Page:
Nevertheless, some experts and administrators say the addition of the peer reputation factor a few years has been detrimental, especially for lesser-known institutions. (The reputation elements are the most controversial parts of U.S. News and other college rankings.)
Poulin provides this example: “Suppose that you are a community college in Boston that is not terribly prestigious. Since you are in Boston, there are several institutions within 50 miles, and many of them will complete the reputation score on your institution and you will be ranked.
“Now suppose that you are a community college in Wyoming that has an excellent distance education program…[but] because you are so remote, you don’t receive the necessary reputation scores to be ranked,” he added. “So you are in that twilight zone at the bottom of the list. That’s unfair and is out of the institution’s control.”
Smith of the University of Baltimore, whose online M.B.A. program has been listed since 2012, agreed that “[i]t’s clear that reputation is heavily weighted -- sometimes to the detriment of other more qualitative categories." She added this can lead to “PR wars” as institutions aggressively promote their brands to impact the rankings.
“Smaller institutions like the University of Baltimore [struggle] to match the reputation-enhancing campaigns of our larger peers,” Smith said. “The great teaching, research and academics that go on [here] can become a bit lost in this process.”
Deb Adair, executive director of Quality Matters, said peer opinion has value, “but there is no level setting with that. The big brands will have an advantage over the small regional schools.”
Nevertheless, Poulin said he credits U.S. News for listening to institutions’ thoughts and concerns about the overall ranking criteria. “I participated in one [session], and they were very eager to hear about the concerns of those in the room,” he said.
Poulin added that he thinks it would be helpful to let students develop their own personalized lists by weighting the criteria that are most important to them.
For the 2017 rankings, U.S. News said it had made minor adjustments to how some factors were calculated based on its internal review and feedback from colleges.
Besides promotional value, college officials say that the U.S. News listings can help institutions identify best practices, reflect on and enhance their offerings and develop more effective performance metrics to drive student success.
“We look at our level of commitment and investment … in the categories that U.S. News evaluates, and we ask ‘What can we do better?’ Pollack said.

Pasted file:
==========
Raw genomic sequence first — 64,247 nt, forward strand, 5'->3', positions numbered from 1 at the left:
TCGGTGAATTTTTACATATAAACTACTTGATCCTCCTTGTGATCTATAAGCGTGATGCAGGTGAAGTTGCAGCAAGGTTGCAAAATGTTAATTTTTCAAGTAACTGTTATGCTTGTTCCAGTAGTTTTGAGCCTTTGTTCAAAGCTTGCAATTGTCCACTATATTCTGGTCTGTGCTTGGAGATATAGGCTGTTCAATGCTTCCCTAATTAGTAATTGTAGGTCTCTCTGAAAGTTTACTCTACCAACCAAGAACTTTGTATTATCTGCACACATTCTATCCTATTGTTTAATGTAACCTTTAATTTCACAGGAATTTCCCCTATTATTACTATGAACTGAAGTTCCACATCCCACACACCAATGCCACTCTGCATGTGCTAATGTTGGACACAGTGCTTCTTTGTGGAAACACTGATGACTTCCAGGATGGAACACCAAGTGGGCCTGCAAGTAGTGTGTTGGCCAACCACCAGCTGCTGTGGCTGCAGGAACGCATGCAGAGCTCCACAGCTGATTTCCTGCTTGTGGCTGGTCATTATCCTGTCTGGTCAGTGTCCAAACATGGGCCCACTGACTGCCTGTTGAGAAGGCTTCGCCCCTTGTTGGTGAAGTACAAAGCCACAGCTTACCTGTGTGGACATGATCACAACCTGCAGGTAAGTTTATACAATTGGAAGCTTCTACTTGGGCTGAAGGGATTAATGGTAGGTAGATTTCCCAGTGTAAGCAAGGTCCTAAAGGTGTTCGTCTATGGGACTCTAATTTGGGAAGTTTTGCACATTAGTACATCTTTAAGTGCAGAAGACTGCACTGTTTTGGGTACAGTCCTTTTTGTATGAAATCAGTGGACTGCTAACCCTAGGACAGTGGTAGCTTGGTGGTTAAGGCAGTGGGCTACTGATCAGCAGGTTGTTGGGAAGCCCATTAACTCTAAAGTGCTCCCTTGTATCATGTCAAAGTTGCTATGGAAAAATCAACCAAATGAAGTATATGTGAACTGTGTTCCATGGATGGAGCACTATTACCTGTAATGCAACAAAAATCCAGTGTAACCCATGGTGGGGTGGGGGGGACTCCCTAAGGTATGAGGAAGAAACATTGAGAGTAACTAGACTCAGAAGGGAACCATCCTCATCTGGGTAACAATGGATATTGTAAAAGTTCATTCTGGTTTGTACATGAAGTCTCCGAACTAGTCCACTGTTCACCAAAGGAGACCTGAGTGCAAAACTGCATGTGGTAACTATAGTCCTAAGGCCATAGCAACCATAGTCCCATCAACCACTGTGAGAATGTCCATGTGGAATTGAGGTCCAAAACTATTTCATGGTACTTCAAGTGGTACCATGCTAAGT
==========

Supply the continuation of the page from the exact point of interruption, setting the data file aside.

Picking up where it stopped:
“For our undergraduate degrees, we did make changes in response to the criteria,” said Bartle, of the University of Nebraska, Omaha. “It led to some good because we improved the quality of our bachelor degrees.”
However, others are dubious.
"Are students well served [by the rankings] -- no,” Adair said. “I don’t believe this is the way to do it. There is a void. People are attracted to at a glance.”
Adair added that U.S. News could make the rankings more meaningful by providing more contextual information about the results and by expanding the data collected. She also said that companies that help students figure out the best online programs for their needs could be more beneficial to learners than the ratings.
Poulin said: “The reputation factor drives me crazy. It’s hard to imagine that those who complete the survey have more than superficial knowledge of more than a few other colleges. So the ‘reputation’ score is based upon what they know about the other college, which can be tainted by factors such as advertising or having a good basketball team or my cousin’s son went there.”
Smith said that increased emphasis on unique offerings and other factors could provide a more realistic picture of the ranked institutions – and “that could benefit the consumer,” Smith said.
In the end, the rankings are just one resource learners can use when selecting an online program, said Jill Buban, senior director of research and innovation at the Online Learning Consortium.
“It’s important to remind students to take any type of ranking into consideration with their own research on an institution,” Buban said.
That research, Buban added, could include an extensive review of the institution’s website, its accreditation standing, a conversation with institutional representatives, and, perhaps more important at the graduate level, a conversation with a department-specific adviser or faculty member.
SOURCE: Inside Higher Ed